Crudely comparing her with video game music composer Nobuo Uematsu, one cannot garner much in the way of analyzing the musical style of Yoko Kanno. Yet comparing the two reveals a similarity in the way they are looked at by their respective fans. What Uematsu is to the video game music genre, Kanno is to anime music. Her compositions have often been heralded as masterpieces, and series such as Vision of Escaflowne, Ghost in the Shell & Cowboy Bebop showcase her stunning work.
The aforementioned Vision of Escaflowne was popular on release – and is still very highly regarded. Three original soundtrack cds were released – with a fourth album Lovers Only
capturing perhaps the most significant songs from throughout the series. While the album title may suggest an album designed to satisfy diehard fans only – the reality is the opposite. Lovers Only
provides a broad overview of the best of Escaflowne, and includes some songs that the original three unfortunately missed.
A quick survey of Kanno’s most frequently referenced work highlights a diverse style, very much catering to the series itself. Some may prefer her futuristic electronic styling in Ghost in the Shell, or her jazz and blues influenced tunes in Cowboy Bebop. Yet the simple melodies of Escaflowne are astonishing. Cradle Song
inches out emotion with every note. Its warm strings do not tactlessly thrust sorrow, but overtly bring out a sense of longing. Just as the song settles, another layer of strings brings out a second wave of emotion. These stunning moments are frequent throughout the album. The television introduction Yakusoku wa Iranai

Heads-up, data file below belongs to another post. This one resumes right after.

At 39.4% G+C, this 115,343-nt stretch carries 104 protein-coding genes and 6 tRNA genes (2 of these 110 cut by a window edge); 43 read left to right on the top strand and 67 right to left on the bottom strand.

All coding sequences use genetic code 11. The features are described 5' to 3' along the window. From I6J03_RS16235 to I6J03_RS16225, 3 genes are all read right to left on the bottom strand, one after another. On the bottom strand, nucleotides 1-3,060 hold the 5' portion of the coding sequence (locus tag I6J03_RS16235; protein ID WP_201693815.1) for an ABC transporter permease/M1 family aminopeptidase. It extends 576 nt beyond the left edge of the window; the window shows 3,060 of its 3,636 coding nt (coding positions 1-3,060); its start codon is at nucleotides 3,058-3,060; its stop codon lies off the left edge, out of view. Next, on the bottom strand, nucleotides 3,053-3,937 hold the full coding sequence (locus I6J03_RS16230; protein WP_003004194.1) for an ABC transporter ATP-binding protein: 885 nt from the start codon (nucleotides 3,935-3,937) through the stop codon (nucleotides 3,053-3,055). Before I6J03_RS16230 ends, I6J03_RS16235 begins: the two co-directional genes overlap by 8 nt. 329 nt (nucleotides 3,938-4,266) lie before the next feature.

, though sweet is not drenched in sugar. The song aptly (in fitting with the series) conveys deeper emotions, yet remains very pleasant.
The album does well in covering a significant portion of the musical highlights found in the anime series. Memory of Fanelia
expresses much sadness and loss, yet does so with refinement; the delicate string orchestra making the song quite formal in its composition. Dance of Curse
uses the same string orchestral section to much different effect, the action being tense and the pace more hurried. Booming choral voices repeat a haunting chant throughout, with the song coming to a frenzied finish with much volume. The use of textures to create dynamic songs is very evident, as in Blaze
with the wide band of the deep choral voices contrasting with narrower strings, especially towards the end where the strings crescendo and increase in pitch.
Obviously as mentioned earlier the title Lovers Only
suggests an album targeted at true fans of the series. Inside the series Kanno’s work proves stunning, and the songs in Lovers Only
are those that best capture the series outside the setting of the tv show. Yet looking into songs like Arcadia
highlights that Kanno’s work is not restricted to fans of the series. Arcadia
shows her incredible skill at composition, the song stretches out its build up. Working towards a climax, the soft (often dampened) strings and female vocals seem to fade towards despair and loss. Kanno skillfully works from section to section in the song – bringing the vocals back out of silence and inching closer towards the end.
It should not need to be said that the fans of the tv series will better be able to reap the rewards from Lovers Only
than new-comers. Yet outweighing this are the beauty and simplicity of songs such as Cradle Song
, with the album very rarely dipping itself too much in sugary sweetness. Kanno’s composition wins in the end, and the minimalness of many of the melodies produce strong and rich emotion.